Citizen’s Alliance for North Korean Human Rights (NKHR) is gathering accounts from refugees who have escaped North Korea. This is an edited extract of one such account. Other testimonies can be read at their website: []

Facial-hair cream to the rescue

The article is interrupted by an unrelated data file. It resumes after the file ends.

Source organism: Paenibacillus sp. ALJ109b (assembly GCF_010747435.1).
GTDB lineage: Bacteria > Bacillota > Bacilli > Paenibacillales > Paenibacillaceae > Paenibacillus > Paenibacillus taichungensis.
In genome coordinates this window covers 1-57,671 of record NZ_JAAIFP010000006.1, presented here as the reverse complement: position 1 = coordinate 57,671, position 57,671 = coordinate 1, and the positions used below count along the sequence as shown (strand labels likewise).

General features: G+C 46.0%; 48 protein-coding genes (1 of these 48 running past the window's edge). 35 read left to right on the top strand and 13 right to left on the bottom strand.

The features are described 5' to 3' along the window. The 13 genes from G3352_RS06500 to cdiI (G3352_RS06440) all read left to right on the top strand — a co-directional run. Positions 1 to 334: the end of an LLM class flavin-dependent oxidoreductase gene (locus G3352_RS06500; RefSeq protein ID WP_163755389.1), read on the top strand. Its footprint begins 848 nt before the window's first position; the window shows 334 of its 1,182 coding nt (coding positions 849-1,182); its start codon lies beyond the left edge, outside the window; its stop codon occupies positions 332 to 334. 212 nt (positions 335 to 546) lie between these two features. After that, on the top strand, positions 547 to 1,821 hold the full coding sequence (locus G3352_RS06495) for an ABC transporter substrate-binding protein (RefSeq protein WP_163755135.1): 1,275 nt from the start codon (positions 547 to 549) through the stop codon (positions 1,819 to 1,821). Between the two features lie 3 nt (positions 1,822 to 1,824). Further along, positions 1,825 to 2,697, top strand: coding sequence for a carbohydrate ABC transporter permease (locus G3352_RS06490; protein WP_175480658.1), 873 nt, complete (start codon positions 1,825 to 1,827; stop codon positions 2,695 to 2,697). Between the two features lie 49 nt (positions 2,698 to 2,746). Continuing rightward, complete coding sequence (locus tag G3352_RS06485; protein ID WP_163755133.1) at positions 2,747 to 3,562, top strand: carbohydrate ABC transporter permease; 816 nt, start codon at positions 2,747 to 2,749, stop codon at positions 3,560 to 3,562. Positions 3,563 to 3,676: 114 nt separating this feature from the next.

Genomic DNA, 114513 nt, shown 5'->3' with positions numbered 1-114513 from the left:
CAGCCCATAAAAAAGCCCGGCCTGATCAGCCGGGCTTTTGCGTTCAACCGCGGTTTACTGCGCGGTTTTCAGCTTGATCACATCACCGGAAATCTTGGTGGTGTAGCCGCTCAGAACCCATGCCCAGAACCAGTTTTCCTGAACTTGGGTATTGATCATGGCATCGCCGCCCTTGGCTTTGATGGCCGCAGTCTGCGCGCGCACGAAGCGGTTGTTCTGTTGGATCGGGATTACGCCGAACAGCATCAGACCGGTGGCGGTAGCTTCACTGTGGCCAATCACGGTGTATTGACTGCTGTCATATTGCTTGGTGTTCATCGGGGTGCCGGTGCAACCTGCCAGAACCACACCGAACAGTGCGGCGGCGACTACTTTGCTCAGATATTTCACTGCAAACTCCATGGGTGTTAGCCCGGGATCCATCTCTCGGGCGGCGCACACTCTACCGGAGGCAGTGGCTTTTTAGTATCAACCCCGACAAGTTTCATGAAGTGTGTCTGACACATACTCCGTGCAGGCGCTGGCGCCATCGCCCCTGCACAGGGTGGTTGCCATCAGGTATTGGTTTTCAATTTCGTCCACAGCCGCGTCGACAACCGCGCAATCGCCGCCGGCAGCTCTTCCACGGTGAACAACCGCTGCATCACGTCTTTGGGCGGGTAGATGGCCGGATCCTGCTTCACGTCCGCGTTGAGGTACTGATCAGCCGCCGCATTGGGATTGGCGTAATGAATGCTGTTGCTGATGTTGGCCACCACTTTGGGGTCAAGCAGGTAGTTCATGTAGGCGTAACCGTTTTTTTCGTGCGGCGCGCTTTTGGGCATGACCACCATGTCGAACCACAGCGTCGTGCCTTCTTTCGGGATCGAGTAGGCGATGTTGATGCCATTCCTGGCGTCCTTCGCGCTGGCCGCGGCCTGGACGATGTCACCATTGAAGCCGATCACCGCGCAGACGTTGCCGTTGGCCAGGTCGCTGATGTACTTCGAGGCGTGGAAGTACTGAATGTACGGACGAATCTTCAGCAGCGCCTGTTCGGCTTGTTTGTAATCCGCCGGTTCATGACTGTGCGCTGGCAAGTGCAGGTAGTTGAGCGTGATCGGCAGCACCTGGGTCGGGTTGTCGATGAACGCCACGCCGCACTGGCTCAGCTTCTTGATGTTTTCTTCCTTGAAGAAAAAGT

Malaria is killing between one and two million people each year, 90 per cent of them in Africa and more than half of them young children. And visceral leishmaniasis will kill half a million in the developing world if they don‘t receive treatment. These are neglected, seriously disabling or life-threatening diseases that mainly affect people in the poor world, and for which treatment options are inadequate or do not exist. In their own right, they don‘t constitute a valuable enough ‘market‘ to stimulate adequate research and development for new medicines by the pharmaceutical industry. Take sleeping sickness. Civil war and the mass movement of civilians fleeing conflict has led to an epidemic of the disease through Uganda, DR Congo, Angola, Congo Brazzaville and Sudan. Sixty million Africans are at risk from catching this often-fatal disease. Although 45,000 cases of sleeping sickness were reported in 1999, the World Health Organization estimates that the number of people actually affected is 10 times greater. Yet it‘s a disease that most people living in industrialized countries haven‘t heard of. And because it poses no threat to rich-world consumers, there is little incentive to research effective drugs to treat it. So until very recently the only drug available to patients infected with sleeping sickness was an archaic treatment first made 50 years ago that has a 1-in-20 chance of killing them. This drug – melarsoprol – is a derivative of arsenic. When injected it burns the patient. It can also cause a swelling in the brain leading to convulsions, coma and death. It has placed doctors in an invidious position – they knew the risks of injecting their patients with this caustic poison, yet they had no other option. Then, in the late 1990s, a new drug emerged which could treat sleeping sickness with none of the painful side-effects. The new drug – eflornithine – has been dubbed the ‘resurrection drug‘ because of its ability to revive even comatose patients. But it did not make it into Africa‘s hospitals: despite its potential to save thousands of lives, eflornithine was pulled off the shelves in 1999 because its production was considered unprofitable. Finally, in 2001, the drug made it to Africa. Why? Because a new use for it was discovered late last year: it suppresses the enzymes that cause facial hair to grow. Now – in a facial-hair cream costing $54 a tube – it is again deemed worthy of manufacture. The discovery of a cosmetic use for the drug is good news for those at risk of sleeping sickness in Africa. The pharmaceutical companies say they will donate 60,000 vials of free eflornithine to the medical aid organization Médecins Sans Frontières in each of the next three years. However, people in the Majority World facing death from other neglected diseases will not be so lucky. Drug research and development for diseases there are at a virtual standstill. Of the 1,393 new drugs approved between 1975 and 1999, only 16 (just over 1 per cent) were specifically developed for tropical diseases and tuberculosis (which between them account for 11.4 per cent of the global disease burden). Of the money spent on researching cures for leishmaniasis, more presently goes into the strains which kill dogs in the North than those which kill people in the South. Médecins Sans Frontières International Council President Morten Rostrup says: ‘Doctors in poor countries are forced to use old and ineffective treatments on their patients who are dying from treatable diseases because profit, not need, is driving the development of new medicines. We have the scientific know-how to right this fatal imbalance, but serious political and financial commitment is lacking.’